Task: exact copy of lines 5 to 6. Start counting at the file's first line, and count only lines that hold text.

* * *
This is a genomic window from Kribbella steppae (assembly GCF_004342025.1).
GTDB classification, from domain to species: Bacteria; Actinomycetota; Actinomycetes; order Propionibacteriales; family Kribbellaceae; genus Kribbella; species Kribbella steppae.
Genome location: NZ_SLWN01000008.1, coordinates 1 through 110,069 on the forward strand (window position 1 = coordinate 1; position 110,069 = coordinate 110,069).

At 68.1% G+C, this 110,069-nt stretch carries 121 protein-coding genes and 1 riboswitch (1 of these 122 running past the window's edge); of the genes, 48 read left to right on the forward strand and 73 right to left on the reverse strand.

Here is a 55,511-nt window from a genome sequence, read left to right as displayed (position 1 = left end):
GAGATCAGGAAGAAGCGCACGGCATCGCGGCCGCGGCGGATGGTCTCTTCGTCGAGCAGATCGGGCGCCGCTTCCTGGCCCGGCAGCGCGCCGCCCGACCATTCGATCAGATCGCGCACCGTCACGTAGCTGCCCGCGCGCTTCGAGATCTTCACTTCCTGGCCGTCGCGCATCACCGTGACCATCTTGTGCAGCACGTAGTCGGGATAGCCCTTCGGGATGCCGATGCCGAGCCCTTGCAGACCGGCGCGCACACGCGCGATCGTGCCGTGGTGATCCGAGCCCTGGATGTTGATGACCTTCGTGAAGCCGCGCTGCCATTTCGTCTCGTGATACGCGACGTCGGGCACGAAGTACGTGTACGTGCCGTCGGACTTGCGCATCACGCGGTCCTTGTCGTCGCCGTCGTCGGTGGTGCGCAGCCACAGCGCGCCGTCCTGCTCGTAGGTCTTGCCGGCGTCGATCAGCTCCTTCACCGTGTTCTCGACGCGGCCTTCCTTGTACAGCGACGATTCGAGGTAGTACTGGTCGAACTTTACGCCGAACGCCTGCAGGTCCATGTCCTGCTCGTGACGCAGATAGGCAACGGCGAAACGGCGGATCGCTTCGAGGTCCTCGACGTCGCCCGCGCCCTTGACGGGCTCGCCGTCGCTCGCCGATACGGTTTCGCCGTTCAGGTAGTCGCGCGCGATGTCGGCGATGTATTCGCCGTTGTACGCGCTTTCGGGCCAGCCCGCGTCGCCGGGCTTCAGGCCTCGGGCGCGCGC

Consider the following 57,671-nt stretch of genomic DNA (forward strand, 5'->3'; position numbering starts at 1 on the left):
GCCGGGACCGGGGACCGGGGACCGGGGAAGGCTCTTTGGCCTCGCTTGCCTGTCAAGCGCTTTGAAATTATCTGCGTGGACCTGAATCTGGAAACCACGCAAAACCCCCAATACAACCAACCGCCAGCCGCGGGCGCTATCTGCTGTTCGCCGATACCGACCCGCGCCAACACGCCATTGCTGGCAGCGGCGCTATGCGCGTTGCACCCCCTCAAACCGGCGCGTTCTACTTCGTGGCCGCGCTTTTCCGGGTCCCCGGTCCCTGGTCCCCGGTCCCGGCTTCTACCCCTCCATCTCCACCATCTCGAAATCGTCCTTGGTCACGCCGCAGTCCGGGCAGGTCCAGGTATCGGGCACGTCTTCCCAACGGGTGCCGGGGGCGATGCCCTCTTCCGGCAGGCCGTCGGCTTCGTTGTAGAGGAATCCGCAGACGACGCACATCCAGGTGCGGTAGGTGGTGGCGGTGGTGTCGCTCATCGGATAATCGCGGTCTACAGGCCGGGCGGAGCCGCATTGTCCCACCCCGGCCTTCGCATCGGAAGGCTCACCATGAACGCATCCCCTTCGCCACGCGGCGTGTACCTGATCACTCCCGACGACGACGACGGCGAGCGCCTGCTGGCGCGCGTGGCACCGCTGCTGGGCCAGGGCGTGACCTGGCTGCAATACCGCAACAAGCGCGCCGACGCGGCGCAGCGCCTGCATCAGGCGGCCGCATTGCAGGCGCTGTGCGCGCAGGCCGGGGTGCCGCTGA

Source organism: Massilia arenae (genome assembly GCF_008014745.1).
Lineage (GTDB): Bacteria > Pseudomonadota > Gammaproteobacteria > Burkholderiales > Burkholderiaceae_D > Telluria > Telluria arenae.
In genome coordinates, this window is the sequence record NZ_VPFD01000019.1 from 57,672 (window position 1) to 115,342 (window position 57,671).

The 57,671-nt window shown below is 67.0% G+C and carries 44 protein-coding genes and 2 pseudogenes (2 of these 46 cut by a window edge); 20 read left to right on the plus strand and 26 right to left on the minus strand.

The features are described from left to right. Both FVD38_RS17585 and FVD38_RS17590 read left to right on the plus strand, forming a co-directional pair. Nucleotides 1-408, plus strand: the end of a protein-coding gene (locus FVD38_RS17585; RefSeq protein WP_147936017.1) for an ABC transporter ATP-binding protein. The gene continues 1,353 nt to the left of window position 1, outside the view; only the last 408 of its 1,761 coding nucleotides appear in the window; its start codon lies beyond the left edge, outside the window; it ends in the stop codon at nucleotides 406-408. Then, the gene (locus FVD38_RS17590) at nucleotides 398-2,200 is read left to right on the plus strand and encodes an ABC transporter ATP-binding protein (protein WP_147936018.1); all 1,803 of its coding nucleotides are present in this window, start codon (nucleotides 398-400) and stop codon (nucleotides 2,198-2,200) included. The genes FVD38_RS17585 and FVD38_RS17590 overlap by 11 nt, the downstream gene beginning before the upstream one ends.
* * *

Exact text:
Here is a 55,511-nt window from a genome sequence, read left to right as displayed (position 1 = left end):
GAGATCAGGAAGAAGCGCACGGCATCGCGGCCGCGGCGGATGGTCTCTTCGTCGAGCAGATCGGGCGCCGCTTCCTGGCCCGGCAGCGCGCCGCCCGACCATTCGATCAGATCGCGCACCGTCACGTAGCTGCCCGCGCGCTTCGAGATCTTCACTTCCTGGCCGTCGCGCATCACCGTGACCATCTTGTGCAGCACGTAGTCGGGATAGCCCTTCGGGATGCCGATGCCGAGCCCTTGCAGACCGGCGCGCACACGCGCGATCGTGCCGTGGTGATCCGAGCCCTGGATGTTGATGACCTTCGTGAAGCCGCGCTGCCATTTCGTCTCGTGATACGCGACGTCGGGCACGAAGTACGTGTACGTGCCGTCGGACTTGCGCATCACGCGGTCCTTGTCGTCGCCGTCGTCGGTGGTGCGCAGCCACAGCGCGCCGTCCTGCTCGTAGGTCTTGCCGGCGTCGATCAGCTCCTTCACCGTGTTCTCGACGCGGCCTTCCTTGTACAGCGACGATTCGAGGTAGTACTGGTCGAACTTTACGCCGAACGCCTGCAGGTCCATGTCCTGCTCGTGACGCAGATAGGCAACGGCGAAACGGCGGATCGCTTCGAGGTCCTCGACGTCGCCCGCGCCCTTGACGGGCTCGCCGTCGCTCGCCGATACGGTTTCGCCGTTCAGGTAGTCGCGCGCGATGTCGGCGATGTATTCGCCGTTGTACGCGCTTTCGGGCCAGCCCGCGTCGCCGGGCTTCAGGCCTCGGGCGCGCGC